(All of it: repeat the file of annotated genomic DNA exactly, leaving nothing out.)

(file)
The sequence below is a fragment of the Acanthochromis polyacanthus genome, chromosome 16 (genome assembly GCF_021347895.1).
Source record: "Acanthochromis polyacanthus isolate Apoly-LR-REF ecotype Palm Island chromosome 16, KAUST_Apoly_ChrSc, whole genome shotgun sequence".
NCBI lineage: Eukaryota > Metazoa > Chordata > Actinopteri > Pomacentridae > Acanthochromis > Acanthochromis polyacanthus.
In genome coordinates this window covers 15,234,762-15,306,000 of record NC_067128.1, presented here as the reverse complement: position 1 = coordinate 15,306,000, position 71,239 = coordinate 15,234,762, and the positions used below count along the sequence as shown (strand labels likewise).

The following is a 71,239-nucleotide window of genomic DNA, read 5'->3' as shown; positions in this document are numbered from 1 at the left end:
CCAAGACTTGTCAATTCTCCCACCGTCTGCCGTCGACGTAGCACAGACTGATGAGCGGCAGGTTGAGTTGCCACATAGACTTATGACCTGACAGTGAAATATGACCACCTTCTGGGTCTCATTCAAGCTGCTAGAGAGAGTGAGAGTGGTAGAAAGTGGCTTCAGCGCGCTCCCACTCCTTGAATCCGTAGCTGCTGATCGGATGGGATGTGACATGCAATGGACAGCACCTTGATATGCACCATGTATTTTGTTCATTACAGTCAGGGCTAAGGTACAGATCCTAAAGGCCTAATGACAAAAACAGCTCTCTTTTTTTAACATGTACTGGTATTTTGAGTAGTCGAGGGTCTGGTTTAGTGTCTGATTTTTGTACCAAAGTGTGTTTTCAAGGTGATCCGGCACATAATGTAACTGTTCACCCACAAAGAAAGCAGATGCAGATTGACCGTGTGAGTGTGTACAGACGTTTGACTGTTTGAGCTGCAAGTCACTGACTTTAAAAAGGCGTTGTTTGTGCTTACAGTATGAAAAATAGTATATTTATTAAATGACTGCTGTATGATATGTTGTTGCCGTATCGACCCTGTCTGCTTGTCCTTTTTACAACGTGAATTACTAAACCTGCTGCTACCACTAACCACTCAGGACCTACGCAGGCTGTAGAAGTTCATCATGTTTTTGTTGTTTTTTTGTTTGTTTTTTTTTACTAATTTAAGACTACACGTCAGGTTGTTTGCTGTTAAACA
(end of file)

The sequence below is a fragment of the Acanthochromis polyacanthus genome, chromosome 16 (genome assembly GCF_021347895.1).
Source record: "Acanthochromis polyacanthus isolate Apoly-LR-REF ecotype Palm Island chromosome 16, KAUST_Apoly_ChrSc, whole genome shotgun sequence".
NCBI lineage: Eukaryota > Metazoa > Chordata > Actinopteri > Pomacentridae > Acanthochromis > Acanthochromis polyacanthus.
In genome coordinates this window covers 15,234,762-15,306,000 of record NC_067128.1, presented here as the reverse complement: position 1 = coordinate 15,306,000, position 71,239 = coordinate 15,234,762, and the positions used below count along the sequence as shown (strand labels likewise).

The following is a 71,239-nucleotide window of genomic DNA, read 5'->3' as shown; positions in this document are numbered from 1 at the left end:
CCAAGACTTGTCAATTCTCCCACCGTCTGCCGTCGACGTAGCACAGACTGATGAGCGGCAGGTTGAGTTGCCACATAGACTTATGACCTGACAGTGAAATATGACCACCTTCTGGGTCTCATTCAAGCTGCTAGAGAGAGTGAGAGTGGTAGAAAGTGGCTTCAGCGCGCTCCCACTCCTTGAATCCGTAGCTGCTGATCGGATGGGATGTGACATGCAATGGACAGCACCTTGATATGCACCATGTATTTTGTTCATTACAGTCAGGGCTAAGGTACAGATCCTAAAGGCCTAATGACAAAAACAGCTCTCTTTTTTTAACATGTACTGGTATTTTGAGTAGTCGAGGGTCTGGTTTAGTGTCTGATTTTTGTACCAAAGTGTGTTTTCAAGGTGATCCGGCACATAATGTAACTGTTCACCCACAAAGAAAGCAGATGCAGATTGACCGTGTGAGTGTGTACAGACGTTTGACTGTTTGAGCTGCAAGTCACTGACTTTAAAAAGGCGTTGTTTGTGCTTACAGTATGAAAAATAGTATATTTATTAAATGACTGCTGTATGATATGTTGTTGCCGTATCGACCCTGTCTGCTTGTCCTTTTTACAACGTGAATTACTAAACCTGCTGCTACCACTAACCACTCAGGACCTACGCAGGCTGTAGAAGTTCATCATGTTTTTGTTGTTTTTTTGTTTGTTTTTTTTTACTAATTTAAGACTACACGTCAGGTTGTTTGCTGTTAAACA